Legislative special session begins tomorrow: Not a single article in any of the papers
Here are some highlights...
Ceded lands a tougher sell now (its not over yet)
Act 09-176, formerly Senate Bill 1677, requires the governor to obtain a two-thirds majority vote from both the House and Senate before being able to sell any of the roughly 1.2 million acres of ceded lands in the state. (A complete ban would violate the Admission Act.)
The lawsuit that first brought on the law, however, remains alive. University of Hawai'i Hawaiian studies professor Jonathan Osorio, one of the original plaintiffs, is not party to the agreement and is expected to continue with the case in the Hawai'i Supreme Court. (When is a compromise just a capitulation? When you agree to allow the enemy to keep attacking.)
The Office of Hawaiian Affairs and four Native Hawaiians, including Osorio, sued in 1994 to bar the state from selling ceded lands until claims by Native Hawaiians to those lands are resolved. The U.S. Supreme Court on March 31 ruled that the Hawai'i Supreme Court erred in relying on the 1993 Congressional Apology Resolution as the legal basis in ruling for a moratorium that essentially agreed with the plaintiffs.
The high court sent the case back to the Hawai'i court, although lawyers for the state and OHA have different opinions as to what the Hawai'i justices are allowed to do. (Those opinions don't matter the Hawaii Supreme Ct will make it up as they go and come up with exactly the same decision as before--without mentioning the Apology Resolution. They do not follow the law. They make it.)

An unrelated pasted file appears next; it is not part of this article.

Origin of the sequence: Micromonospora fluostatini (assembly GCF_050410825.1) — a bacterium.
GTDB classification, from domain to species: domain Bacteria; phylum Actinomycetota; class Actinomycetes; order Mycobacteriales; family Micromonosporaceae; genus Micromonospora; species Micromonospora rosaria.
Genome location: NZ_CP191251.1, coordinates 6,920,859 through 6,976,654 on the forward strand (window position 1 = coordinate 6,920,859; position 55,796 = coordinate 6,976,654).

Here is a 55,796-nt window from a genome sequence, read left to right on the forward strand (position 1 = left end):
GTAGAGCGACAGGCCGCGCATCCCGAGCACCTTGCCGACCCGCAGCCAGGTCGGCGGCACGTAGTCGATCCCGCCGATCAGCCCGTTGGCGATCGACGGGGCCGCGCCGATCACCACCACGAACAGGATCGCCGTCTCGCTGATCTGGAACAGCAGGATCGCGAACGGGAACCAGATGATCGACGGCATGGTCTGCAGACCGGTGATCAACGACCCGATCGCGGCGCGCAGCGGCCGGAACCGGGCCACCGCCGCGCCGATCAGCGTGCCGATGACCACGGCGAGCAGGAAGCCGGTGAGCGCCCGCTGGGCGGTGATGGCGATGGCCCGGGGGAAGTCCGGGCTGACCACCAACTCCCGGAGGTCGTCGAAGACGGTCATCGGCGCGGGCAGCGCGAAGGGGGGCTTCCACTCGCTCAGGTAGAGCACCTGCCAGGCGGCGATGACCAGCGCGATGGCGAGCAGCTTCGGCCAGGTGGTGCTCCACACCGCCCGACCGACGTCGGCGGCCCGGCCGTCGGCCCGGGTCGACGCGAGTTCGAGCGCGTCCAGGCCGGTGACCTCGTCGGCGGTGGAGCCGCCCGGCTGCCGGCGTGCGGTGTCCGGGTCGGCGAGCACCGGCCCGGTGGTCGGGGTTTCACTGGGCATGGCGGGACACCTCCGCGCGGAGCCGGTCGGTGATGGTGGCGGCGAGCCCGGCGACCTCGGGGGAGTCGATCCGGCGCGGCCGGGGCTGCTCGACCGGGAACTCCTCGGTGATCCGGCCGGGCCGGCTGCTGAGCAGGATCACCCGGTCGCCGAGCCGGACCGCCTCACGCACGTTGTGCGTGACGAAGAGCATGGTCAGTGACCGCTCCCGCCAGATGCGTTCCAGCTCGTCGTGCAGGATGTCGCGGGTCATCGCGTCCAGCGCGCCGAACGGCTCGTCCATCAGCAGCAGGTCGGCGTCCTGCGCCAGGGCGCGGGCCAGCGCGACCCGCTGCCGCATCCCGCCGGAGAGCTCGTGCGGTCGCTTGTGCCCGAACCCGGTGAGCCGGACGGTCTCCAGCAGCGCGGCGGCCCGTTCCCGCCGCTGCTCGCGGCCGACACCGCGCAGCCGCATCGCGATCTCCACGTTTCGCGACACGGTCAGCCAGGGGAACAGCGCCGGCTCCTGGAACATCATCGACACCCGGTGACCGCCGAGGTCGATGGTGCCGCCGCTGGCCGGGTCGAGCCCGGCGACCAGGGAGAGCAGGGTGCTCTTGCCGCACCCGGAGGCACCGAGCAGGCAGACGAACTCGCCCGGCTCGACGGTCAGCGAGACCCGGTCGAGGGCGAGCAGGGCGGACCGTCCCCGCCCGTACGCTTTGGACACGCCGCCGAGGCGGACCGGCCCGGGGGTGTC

RELATED: OHA driving Hawaiians out of Hawaii
Hawaii public unions offering 5 percent pay cut
"Our members are willing, as we've said all along, to make a sacrifice," Perreira said. "The sacrifice we put on the table is the same sacrifice that legislators have made, the same sacrifice that the governor and her Cabinet have made to date (key word), the same sacrifice that the mayors and their respective Cabinet members have made." (So the Legislature is venal and we will be also.)
Lingle has said she wants to realize $688 million in labor savings to help with a $786 million budget deficit through June 2011. A 5 percent pay cut for the state's 46,000 workers would only achieve about a third of the amount the governor wants to save.
Union leaders have suggested that the governor and lawmakers use money from the state's hurricane relief fund and rainy day fund and consider temporarily raising the general-excise tax to close the gap. (We must sacrifice so they can play solitaire on computer all day long.)
(Spinning furiously as he preps for his run for Governor) "We're pleased that the stalemate has been broken," Hannemann said. "We've insisted all along that now it was the time for the principals to come to the table. We're pleased that the governor finally came to the table. (She's been there for six moths, Mufi.) We're pleased that the unions put a proposal on the record on the table. And there's still some massaging (tax increasing) that needs to be done, but clearly now the principals are involved, across the board."
(Compromise: Take Oahu's rail GET override and give it to HGEA. Happy Mufi?)
Central Pacific Bank offers $100M in common stock